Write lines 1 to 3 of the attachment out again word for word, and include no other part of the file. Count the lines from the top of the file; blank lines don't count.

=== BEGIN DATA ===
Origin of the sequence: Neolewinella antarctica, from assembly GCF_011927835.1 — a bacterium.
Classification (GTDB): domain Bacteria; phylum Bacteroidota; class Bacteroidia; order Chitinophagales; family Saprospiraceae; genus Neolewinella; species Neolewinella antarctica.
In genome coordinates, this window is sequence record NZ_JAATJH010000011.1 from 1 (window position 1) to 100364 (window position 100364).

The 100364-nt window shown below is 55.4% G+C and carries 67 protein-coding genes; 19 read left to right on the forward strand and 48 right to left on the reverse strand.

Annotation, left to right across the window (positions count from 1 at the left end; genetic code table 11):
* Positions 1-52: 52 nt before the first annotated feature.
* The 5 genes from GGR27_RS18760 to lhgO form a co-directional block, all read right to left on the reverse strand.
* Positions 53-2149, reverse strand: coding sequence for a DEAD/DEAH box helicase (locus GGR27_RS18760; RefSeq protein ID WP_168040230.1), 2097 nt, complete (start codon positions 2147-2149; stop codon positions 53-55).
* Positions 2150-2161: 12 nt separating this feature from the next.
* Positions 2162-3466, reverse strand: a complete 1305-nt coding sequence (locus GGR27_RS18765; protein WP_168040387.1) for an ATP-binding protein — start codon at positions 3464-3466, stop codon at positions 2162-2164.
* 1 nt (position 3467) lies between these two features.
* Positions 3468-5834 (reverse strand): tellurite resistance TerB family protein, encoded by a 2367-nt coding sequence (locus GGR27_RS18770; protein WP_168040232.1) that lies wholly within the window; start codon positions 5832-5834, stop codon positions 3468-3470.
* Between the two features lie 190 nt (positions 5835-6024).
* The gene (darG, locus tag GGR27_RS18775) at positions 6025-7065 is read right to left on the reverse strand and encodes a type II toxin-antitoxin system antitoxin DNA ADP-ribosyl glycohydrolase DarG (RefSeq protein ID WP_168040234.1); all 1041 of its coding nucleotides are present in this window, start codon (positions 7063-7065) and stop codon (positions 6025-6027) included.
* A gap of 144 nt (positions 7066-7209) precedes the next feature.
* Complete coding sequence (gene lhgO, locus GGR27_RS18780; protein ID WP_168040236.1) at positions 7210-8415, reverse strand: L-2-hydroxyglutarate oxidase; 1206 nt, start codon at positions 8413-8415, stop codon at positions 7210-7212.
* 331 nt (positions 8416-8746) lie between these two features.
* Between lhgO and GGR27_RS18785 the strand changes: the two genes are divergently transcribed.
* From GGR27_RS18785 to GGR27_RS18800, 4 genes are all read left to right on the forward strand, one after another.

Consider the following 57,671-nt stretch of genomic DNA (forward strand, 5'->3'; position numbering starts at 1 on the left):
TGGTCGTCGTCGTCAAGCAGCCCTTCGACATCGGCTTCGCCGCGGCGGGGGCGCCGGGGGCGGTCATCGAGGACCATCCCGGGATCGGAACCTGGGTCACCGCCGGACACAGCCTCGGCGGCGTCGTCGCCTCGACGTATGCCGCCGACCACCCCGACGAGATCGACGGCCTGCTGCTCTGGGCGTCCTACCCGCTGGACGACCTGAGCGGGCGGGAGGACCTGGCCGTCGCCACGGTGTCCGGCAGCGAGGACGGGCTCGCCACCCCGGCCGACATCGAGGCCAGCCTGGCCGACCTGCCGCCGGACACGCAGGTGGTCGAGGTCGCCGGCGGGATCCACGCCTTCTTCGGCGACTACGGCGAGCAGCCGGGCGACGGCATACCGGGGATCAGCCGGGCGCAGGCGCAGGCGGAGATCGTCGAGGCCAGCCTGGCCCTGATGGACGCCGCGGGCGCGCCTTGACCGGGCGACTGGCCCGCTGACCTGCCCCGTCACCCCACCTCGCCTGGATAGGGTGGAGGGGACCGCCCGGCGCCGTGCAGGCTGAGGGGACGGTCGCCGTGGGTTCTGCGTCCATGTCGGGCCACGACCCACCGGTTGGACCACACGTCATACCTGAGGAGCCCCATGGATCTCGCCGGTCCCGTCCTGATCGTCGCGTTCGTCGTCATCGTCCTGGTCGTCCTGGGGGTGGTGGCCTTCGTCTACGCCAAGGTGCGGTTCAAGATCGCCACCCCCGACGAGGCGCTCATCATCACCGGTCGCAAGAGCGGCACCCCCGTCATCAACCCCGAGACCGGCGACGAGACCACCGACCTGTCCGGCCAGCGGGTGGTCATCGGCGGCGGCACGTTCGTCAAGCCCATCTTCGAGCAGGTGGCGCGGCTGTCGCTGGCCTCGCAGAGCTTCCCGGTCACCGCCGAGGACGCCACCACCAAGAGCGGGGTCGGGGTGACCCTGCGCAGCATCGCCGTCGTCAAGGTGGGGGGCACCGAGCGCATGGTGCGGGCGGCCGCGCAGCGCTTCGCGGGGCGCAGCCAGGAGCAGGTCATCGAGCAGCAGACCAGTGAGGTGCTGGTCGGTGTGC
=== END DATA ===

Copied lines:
Origin of the sequence: Neolewinella antarctica, from assembly GCF_011927835.1 — a bacterium.
Classification (GTDB): domain Bacteria; phylum Bacteroidota; class Bacteroidia; order Chitinophagales; family Saprospiraceae; genus Neolewinella; species Neolewinella antarctica.
In genome coordinates, this window is sequence record NZ_JAATJH010000011.1 from 1 (window position 1) to 100364 (window position 100364).